If you were a documentary maker, and you went to a major television network, would they necessarily give you the money to make a quirky film about a largely forgotten videogame? Would a major publishing company give you the cash to make an off-the-wall horror game where you fight off monsters using mobile phone apps? The answer in both cases is: probably not.
That’s the great thing about crowdfunding, and something we’re reminded of every week – it gives everyone a chance to make what they’d like to make, all supported by the people who want to see it. This week’s selection includes those examples listed above, plus a worthy cause involving a replica TARDIS, and a stop-motion animation from a highly talented artist.
Man Vs Snake
One of the best videogame documentaries yet made, 2007’s The King Of Kong: A Fistful Of Quarters captured the dedication, obsession and rivalry that classic arcade machines like Donkey Kong and Pac-Man can still inspire. Andrew Seklir and Tim Kinzy’s Man Vs Snake tells a different classic gaming story with similar themes, this time about Timothy McVey, who at 14 years old, managed to stand in front of a Nibbler coin-op and score more than a billion points.
For years, that score remained the highest score ever acquired on a ‘Golden Age’ arcade machine, until an Italian gamer named Enrico Zanetti stole the crown. Man Vs Snake picks up the story just as McVey attempts to get a new high score, and follows him as he prepares to spend a further 40 or more hours standing in front of a game and unable to go to the loo. Aside from that central rivalry, there’ll be interviews with retro game celebrities like Walter Day and Billy Mitchell (who you’ll probably recognise from King Of Kong), and snippets of archive footage that give a taste of what gaming was like back in the 1980s.
The filmmakers behind Man Vs Snake are editing veterans behind TV’s Battlestar Galactica, and their knowledge and enthusiasm for the games of yesteryear is plain to see. After all, only a true retro gaming geek would know what Nibbler was, let alone choose to make a documentary about it. They’re looking for just over $53,000 to get the project finished, and it looks like an entertaining addition to a small yet growing library of great gaming documentaries.
U55 – End Of The Line
Remaining on a videogame theme, here’s a survival horror game that puts a modern spin on the lore created by HP Lovecraft. Set in an underground station in Berlin, it gives the player little more than a mobile phone with a dwindling battery, which is just enough to illuminate various horrible things slithering around in the darkness.
The pitch video above gives the developers a chance to explain their concept, but it’s the gameplay footage below that gives the best flavour of what they’re up to.
The best horror games create suspense rather than stick weapons in the player’s hands, and this certainly looks like the case in U55. Rather, the mobile phone becomes your only weapon, and as well as using it as a flashlight, you’ll be able to download apps to expand its uses; we can only guess what uses a translation app or an app that makes animal noises will have, but it sounds like an unusual, potentially innovative idea.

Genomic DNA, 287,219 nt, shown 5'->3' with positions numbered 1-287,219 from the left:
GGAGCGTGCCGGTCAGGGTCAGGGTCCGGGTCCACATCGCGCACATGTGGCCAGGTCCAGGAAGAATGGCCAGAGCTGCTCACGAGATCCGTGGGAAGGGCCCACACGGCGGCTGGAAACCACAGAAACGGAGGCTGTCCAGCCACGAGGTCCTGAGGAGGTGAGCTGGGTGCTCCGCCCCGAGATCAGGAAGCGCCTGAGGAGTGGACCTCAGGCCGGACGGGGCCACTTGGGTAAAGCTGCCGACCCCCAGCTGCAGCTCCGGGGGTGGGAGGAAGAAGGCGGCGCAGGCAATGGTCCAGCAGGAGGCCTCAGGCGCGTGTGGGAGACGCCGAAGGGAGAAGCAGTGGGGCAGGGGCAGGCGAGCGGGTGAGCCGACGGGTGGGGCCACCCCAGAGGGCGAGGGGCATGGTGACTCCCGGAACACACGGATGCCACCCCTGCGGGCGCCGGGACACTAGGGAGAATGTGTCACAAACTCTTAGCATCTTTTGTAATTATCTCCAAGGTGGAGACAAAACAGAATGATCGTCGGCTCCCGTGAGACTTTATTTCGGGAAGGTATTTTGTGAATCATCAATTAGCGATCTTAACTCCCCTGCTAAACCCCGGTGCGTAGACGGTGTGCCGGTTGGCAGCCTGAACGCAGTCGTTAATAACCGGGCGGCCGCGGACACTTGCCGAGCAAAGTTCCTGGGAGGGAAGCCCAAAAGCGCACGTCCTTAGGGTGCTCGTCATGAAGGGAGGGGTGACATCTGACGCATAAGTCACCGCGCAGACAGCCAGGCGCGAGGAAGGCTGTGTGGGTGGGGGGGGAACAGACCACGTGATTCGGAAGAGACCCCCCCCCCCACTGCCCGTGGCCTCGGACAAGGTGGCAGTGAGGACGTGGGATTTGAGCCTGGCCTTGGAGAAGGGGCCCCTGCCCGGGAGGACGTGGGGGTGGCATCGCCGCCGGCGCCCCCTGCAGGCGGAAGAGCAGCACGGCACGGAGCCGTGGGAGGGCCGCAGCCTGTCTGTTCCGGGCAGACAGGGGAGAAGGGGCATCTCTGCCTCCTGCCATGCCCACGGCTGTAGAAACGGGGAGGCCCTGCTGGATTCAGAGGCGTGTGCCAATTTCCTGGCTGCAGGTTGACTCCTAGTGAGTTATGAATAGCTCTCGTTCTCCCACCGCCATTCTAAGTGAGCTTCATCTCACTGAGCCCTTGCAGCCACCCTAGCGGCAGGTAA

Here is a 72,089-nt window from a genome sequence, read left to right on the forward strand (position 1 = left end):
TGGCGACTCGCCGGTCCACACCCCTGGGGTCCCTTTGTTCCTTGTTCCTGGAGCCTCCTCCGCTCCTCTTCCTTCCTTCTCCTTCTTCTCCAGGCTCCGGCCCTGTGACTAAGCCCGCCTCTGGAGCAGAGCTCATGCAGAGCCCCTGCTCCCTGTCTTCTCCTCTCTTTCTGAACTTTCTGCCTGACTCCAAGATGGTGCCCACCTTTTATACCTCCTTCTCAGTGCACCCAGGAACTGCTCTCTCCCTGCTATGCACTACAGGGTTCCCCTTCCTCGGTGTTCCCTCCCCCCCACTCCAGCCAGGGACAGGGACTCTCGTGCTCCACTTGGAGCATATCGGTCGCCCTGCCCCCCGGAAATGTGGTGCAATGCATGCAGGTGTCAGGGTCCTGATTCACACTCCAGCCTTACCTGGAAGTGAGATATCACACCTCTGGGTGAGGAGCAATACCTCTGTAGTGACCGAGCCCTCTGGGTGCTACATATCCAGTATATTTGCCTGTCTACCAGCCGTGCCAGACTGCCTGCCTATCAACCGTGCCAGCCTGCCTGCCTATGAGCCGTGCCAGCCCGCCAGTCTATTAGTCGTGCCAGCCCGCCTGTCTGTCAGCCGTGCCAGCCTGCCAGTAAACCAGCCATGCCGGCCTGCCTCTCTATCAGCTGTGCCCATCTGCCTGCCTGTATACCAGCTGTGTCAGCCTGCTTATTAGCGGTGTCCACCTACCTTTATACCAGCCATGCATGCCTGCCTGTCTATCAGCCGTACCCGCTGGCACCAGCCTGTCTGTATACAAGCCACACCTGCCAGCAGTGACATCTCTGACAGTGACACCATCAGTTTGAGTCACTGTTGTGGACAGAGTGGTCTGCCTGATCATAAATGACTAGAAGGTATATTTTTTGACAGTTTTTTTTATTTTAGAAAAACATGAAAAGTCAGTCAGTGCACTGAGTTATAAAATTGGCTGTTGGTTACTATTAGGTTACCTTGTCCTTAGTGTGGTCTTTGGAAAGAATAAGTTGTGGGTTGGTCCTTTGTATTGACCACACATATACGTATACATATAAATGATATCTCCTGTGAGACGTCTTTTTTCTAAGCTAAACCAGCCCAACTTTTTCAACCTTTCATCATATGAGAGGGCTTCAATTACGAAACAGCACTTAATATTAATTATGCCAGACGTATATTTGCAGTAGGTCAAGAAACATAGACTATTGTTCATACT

“Your primary tool for surviving in the darkness is your smartphone display,” the developers explain on their Kickstarter page. “That’s it – no assault rifles, rocket launchers, magnum revolvers, or grenades. What good would those be against entities from realms beyond our understanding anyway?”
Quite right, too. The game will also employ an innovative and potentially horrifying use of binaural sound to create disquieting and dreamlike states of mind – though these will be optional, just in case the effect freaks players out a bit too much.
Effective Evolutions are looking for a minimum of $115,000 to get their game going, and with a decent budget behind it, U55 could be an unusual and terrifying interactive nightmare.
Build a TARDIS
Every so often, we stumble on a crowdfunding project that not only serves a worthy cause, but also fills our Geek remit. Alan Hoyle’s campaign is a new example. He’s aiming to raise the tiny sum of £900 to build a replica TARDIS – complete with infra-red censors, so it’ll light up with a wave of a Sonic Screwdriver – which he’ll take to various children’s hospitals and schools across the UK.
It’s a totally non-profit enterprise, and part of a Northumberland-based outreach called Aspire 2 Achieve. You can find out lots more about the project on its Kickstarter page, and it’s a cause well worthy of your consideration.
Crowdfunding has allowed artists working in more niche forms to get their projects going, and stop-motion is just one discipline that’s benefitted from the platform. Greg Simkins’ I’m Scared is one such project, and it’s a simple tale of terror about two brothers who are afraid of the dark. Although details are understandably thin on the ground, you only have to look at the pitch above to see that it’s got a great pedigree in terms of artists and directors.
Certainly, if the makers can get the texture and liveliness of Greg Simkins’ art into the finished short film, it could be a great little film.
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